"It's been just a tremendous improvement over the last six years from the person we experienced then to the person we experience now," said Davids.

Because of his extreme behaviors, Yusef is one of the most expensive people to support in a community setting. A staff person must be with him every minute of the day. He needs support for all of his skills of daily living, including toileting and eating.

Besides a job coach, Yusef receives other services such as weekly therapeutic horse riding sessions at Little Bit Therapeutic Riding Center in Redmond. Alpha's financial records show his care and services cost $370 dollars per day, which amounts to an annual cost of $133,000 -- 40 percent less than the average cost to support someone in an RHC.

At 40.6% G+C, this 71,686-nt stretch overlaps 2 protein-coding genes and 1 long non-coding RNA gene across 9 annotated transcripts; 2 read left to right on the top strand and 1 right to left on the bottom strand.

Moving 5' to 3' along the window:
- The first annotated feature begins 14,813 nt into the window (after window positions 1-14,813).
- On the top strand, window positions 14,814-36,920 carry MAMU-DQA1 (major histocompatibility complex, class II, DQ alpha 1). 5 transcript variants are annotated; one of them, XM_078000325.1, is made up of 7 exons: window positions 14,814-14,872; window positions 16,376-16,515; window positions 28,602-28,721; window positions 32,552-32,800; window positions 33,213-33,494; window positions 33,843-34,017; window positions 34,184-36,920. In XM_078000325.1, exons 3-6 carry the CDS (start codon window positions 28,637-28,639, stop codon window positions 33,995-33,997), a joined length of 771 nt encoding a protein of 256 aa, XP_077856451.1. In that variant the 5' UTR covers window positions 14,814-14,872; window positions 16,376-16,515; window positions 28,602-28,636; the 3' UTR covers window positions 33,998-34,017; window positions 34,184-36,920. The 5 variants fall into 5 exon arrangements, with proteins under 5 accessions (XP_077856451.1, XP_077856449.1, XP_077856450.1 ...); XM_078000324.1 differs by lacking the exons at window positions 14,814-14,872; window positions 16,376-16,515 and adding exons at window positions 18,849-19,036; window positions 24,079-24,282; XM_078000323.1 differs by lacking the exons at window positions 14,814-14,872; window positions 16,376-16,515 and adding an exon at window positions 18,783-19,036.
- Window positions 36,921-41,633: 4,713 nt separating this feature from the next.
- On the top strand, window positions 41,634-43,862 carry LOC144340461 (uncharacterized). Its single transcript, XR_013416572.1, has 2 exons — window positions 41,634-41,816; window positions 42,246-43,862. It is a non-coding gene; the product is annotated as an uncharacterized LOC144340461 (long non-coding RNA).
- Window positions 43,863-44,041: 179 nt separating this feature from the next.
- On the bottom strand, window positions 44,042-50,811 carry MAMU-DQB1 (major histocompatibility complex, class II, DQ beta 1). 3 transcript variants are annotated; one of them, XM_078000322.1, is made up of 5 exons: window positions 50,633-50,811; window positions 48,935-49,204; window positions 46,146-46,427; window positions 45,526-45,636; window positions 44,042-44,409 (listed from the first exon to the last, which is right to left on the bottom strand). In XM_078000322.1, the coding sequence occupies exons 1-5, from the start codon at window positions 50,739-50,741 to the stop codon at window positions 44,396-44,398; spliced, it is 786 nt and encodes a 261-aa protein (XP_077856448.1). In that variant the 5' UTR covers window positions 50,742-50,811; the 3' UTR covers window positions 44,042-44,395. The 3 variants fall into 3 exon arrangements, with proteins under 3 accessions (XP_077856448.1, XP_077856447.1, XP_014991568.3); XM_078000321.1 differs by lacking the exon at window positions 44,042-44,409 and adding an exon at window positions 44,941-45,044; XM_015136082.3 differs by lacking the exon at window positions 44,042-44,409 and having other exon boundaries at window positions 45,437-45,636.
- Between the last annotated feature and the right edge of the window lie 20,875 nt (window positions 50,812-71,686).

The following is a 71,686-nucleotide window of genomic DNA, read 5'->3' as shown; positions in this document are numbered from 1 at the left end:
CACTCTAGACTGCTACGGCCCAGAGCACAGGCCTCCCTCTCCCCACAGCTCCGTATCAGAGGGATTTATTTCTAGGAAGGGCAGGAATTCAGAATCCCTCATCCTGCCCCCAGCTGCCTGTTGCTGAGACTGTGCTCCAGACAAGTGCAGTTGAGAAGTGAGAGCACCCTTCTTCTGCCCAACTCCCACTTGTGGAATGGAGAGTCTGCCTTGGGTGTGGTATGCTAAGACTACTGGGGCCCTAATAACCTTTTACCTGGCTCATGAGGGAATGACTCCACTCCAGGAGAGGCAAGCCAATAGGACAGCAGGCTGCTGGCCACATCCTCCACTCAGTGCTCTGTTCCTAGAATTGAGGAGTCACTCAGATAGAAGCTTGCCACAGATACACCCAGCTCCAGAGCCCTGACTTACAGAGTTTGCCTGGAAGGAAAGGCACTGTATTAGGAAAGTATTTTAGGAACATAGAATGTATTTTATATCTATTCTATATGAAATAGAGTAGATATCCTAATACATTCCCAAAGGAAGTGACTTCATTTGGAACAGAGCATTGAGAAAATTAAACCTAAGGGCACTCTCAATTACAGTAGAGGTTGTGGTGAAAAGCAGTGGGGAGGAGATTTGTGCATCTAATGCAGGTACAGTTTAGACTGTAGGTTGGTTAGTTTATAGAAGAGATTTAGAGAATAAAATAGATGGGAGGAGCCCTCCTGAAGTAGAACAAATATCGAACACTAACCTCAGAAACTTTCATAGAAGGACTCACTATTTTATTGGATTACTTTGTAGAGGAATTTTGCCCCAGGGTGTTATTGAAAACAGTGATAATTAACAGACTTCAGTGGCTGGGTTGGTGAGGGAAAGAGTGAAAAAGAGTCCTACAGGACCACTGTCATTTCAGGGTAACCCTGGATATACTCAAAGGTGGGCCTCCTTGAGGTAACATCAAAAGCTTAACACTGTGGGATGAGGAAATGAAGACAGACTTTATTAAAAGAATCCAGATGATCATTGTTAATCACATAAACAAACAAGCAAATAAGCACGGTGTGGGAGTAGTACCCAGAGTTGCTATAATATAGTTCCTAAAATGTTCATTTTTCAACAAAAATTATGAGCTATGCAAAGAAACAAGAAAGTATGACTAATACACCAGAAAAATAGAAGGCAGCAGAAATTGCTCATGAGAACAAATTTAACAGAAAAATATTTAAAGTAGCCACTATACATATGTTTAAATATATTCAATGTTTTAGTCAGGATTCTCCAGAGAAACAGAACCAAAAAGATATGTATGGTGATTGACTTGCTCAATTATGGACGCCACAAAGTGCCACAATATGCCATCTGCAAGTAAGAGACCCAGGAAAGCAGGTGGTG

"It's an amazing success story," said Livengood.

RHC advocates insist community costs are higher

Advocates for the RHCs, including some lawmakers and relatives of residents living in the four institutions, said DSHS financial data is incomplete and misleading. They point to a 2003 research paper showing people with higher needs live in institutions and by definition cost more to support in the community.

"[T]here are now stark differences in the populations served in community setting and those remaining in larger settings ... . With respect to comparisons between these two groups, whether on costs, functional skills, quality of life issues, and so forth, population differences must be considered," wrote authors Kevin K. Walsh, Theodore A. Kastner and Regina Gentlesk Green.